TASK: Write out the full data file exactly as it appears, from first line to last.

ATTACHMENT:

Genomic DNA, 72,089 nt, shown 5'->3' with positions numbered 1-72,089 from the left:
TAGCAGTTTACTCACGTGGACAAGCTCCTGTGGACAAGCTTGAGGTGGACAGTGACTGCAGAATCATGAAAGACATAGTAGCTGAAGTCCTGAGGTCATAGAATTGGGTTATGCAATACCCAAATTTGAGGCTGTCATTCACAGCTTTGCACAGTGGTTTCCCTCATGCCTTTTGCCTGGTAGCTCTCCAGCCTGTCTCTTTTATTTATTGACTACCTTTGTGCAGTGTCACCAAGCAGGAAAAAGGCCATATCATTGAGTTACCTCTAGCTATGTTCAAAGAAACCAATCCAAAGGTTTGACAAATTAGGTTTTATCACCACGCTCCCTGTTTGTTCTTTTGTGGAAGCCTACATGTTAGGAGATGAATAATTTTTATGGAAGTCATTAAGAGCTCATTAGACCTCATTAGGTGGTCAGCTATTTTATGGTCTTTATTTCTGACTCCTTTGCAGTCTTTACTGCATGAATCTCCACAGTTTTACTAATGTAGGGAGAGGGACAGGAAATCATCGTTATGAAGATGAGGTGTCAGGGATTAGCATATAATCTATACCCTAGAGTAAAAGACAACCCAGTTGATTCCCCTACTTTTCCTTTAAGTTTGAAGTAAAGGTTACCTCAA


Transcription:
Genomic DNA, 72,089 nt, shown 5'->3' with positions numbered 1-72,089 from the left:
TAGCAGTTTACTCACGTGGACAAGCTCCTGTGGACAAGCTTGAGGTGGACAGTGACTGCAGAATCATGAAAGACATAGTAGCTGAAGTCCTGAGGTCATAGAATTGGGTTATGCAATACCCAAATTTGAGGCTGTCATTCACAGCTTTGCACAGTGGTTTCCCTCATGCCTTTTGCCTGGTAGCTCTCCAGCCTGTCTCTTTTATTTATTGACTACCTTTGTGCAGTGTCACCAAGCAGGAAAAAGGCCATATCATTGAGTTACCTCTAGCTATGTTCAAAGAAACCAATCCAAAGGTTTGACAAATTAGGTTTTATCACCACGCTCCCTGTTTGTTCTTTTGTGGAAGCCTACATGTTAGGAGATGAATAATTTTTATGGAAGTCATTAAGAGCTCATTAGACCTCATTAGGTGGTCAGCTATTTTATGGTCTTTATTTCTGACTCCTTTGCAGTCTTTACTGCATGAATCTCCACAGTTTTACTAATGTAGGGAGAGGGACAGGAAATCATCGTTATGAAGATGAGGTGTCAGGGATTAGCATATAATCTATACCCTAGAGTAAAAGACAACCCAGTTGATTCCCCTACTTTTCCTTTAAGTTTGAAGTAAAGGTTACCTCAA